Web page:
Health and Wellness Associates
Intimate Partner Violence
Battered Woman’s Syndrome
Women who are victims of intimate-partner violence have been identified by the mental health field for more than 30 years now. It is understood that domestic violence is part of gender violence, and that many more women than men are the victims of physical, sexual, and psychological abuse.
Even when women strike back or engage in mutual violence, it is usually the woman who is most likely to be hurt—both physically and emotionally. Women who strike back in self-defense are often arrested along with the batterer.
It is further understood that gender violence is fostered by the socialization of men to be more powerful than women. In some men, this process creates the need to abuse power and to control women. While the term “victim” is not always considered politically correct, in fact, until battered women take back some control over their lives, they may not truly be considered survivors.
Psychological symptoms, called battered woman syndrome (BWS), develop in some women and make it difficult for them to regain control. Mental health professionals have been able to assist these battered women with empowerment techniques and with accurate diagnosis and proper treatment, as described here.
If you are a woman who has suffered from gender abuse by your partner and you’ve lived through at least two cycles of being battered, physically or emotionally, you might have what’s known as battered woman syndrome. It may not seem like it now, but you can get help and break the cycle.
Phases of Gender Abuse
In the first phase, tension builds between the two people.
The second phase is an explosion or encounter when the woman is the victim of emotional or physical battering and could be seriously injured physically and psychologically.
The third is when her abuser strikes back! Does something to take control of the other person. This can be in a physical method, even taking something away, or destroying a cell phone, or keeping the other person isolated. The abuser will not usually leave the other person alone.
Some experts see the battering cycle as a circle.
“I draw it as a graph because it repeats itself and keeps getting worse and worse.”
( BWS) battered woman syndrome is a subcategory of post-traumatic stress disorder (PTSD), a psychological disorder that is the result of facing or witnessing a terrifying event. The battered woman is so traumatized by her partner’s abuse that she may believe she is in danger even when she’s safe. It also shows itself as the one being abused can not tell that anything is wrong, and they keep it to themselves.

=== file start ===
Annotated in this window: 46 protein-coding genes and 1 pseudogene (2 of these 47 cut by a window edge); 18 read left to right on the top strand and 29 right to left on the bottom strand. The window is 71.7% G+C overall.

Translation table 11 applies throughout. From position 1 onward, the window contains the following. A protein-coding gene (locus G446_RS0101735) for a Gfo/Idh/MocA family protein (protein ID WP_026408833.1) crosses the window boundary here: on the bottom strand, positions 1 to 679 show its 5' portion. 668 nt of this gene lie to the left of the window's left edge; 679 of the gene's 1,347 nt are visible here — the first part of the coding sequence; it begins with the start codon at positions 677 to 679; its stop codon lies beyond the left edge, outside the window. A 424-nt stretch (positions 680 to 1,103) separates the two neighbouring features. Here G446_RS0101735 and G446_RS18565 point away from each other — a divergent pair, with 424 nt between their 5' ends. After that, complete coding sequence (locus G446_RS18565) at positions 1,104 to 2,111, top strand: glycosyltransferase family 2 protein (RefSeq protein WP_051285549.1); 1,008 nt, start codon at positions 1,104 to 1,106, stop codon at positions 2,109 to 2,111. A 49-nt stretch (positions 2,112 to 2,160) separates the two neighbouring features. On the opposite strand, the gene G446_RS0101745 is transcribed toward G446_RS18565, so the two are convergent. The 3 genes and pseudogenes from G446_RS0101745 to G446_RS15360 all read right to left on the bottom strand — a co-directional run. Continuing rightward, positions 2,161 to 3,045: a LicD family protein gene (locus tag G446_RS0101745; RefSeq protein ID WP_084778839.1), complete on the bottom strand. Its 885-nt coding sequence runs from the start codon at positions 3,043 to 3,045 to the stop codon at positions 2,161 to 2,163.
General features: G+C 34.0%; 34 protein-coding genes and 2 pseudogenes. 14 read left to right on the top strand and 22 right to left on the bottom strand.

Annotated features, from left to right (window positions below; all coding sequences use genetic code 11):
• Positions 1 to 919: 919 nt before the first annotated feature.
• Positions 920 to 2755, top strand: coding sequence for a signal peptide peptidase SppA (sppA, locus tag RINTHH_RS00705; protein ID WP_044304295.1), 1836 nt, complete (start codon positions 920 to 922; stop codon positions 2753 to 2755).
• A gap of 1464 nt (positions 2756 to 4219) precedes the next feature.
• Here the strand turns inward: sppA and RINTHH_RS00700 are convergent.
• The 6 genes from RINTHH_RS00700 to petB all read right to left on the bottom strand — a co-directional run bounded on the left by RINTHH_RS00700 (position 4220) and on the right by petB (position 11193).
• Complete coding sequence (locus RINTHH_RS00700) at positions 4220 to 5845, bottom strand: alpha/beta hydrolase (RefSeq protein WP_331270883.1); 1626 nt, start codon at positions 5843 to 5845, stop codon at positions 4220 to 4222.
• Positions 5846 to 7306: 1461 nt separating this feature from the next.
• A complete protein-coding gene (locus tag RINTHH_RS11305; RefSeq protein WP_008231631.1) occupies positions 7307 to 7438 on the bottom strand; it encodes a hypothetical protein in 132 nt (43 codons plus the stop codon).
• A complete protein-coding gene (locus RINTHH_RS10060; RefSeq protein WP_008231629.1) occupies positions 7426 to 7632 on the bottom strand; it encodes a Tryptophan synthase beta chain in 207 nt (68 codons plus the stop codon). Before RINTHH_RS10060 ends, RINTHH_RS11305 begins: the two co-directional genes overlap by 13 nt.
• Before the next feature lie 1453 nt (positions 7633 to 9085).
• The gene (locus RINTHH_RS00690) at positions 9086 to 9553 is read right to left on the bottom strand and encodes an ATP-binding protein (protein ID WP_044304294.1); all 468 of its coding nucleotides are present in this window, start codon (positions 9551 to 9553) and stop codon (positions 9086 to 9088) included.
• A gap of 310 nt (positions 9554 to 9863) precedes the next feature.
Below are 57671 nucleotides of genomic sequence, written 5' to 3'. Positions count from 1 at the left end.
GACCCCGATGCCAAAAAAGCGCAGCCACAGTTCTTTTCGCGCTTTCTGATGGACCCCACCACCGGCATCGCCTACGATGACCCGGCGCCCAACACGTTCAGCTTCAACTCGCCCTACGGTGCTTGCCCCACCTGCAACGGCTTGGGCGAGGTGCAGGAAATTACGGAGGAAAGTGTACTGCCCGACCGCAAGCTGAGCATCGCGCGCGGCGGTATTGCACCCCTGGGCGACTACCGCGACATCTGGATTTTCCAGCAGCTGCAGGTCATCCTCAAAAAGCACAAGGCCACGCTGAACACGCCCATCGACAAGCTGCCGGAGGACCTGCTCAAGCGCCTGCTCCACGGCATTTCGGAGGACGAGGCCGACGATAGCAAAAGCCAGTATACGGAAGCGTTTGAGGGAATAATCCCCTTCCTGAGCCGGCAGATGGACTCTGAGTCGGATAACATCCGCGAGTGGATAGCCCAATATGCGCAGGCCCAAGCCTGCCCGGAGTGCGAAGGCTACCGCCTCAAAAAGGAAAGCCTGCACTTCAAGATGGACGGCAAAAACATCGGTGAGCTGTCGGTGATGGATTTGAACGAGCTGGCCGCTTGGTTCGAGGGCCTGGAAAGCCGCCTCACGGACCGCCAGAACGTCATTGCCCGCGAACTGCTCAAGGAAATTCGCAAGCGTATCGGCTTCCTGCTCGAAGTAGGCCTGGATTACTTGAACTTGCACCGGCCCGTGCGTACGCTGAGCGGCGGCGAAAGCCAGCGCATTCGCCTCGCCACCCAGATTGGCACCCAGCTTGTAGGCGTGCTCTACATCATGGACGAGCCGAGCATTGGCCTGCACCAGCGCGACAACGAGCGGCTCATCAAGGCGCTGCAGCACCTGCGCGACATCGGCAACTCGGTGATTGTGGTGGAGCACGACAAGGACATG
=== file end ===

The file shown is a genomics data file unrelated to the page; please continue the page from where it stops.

Why Women Take It
Many battered women stay in abusive relationships. There are a number of reasons why they don’t leave, says Deb Hirschhorn, PhD, a marriage and family therapist in Woodmere, New York, and author of The Healing Is Mutual. They include:
She worries she would have no way to support herself or her children if she left.
She may come from a background of abuse and “is conditioned to look for the good in her partner just as she had to see the good in her parents,” Hirschhorn says.
She truly believes her spouse or partner wants to help and protect her. “It’s a ‘rescue syndrome,’” Hirschhorn says. The battered woman remembers why she fell in love with her partner and believes they can get back to where they began, Walker says.
She’s likely to have low self-esteem. She believes she’s only getting what she deserves.
She also might fear that if her partner learns she wants to leave, it will only heighten the abuse, says Rena Pollak, LMFT, a licensed marriage and family therapist in Encino, California.
Getting Out of the Abuse Cycle
Talk with your doctor. Discussing your battered woman syndrome symptoms with your doctor is a good idea because your doctor or nurse can give you resources if you don’t know where else to turn, Pollak says.
Seek shelter. Realize that you are not alone and that there are people who can help you, Pollak says. She recommends starting with the National Domestic Violence Hotline, which has advocates who can speak on the phone or online.
Have a safety plan. Most women can sense danger and when their partner is likely to hurt them. The National Domestic Violence Hotline says that whether you are living in an abusive relationship or planning to leave one, you should have a plan that identifies safe areas of your home where you can go if you need to. If you can’t avoid violence, make yourself small – curl up in a ball and protect your face with your arms.
Work with a counselor. When you are being emotionally abused, a marriage counselor or therapist can help you see your strengths and help you realize it’s not your fault – despite what you’ve heard over and over again from your abuser.
Health and Wellness Associates
Dr M Williams
312-972-9311 ( Well)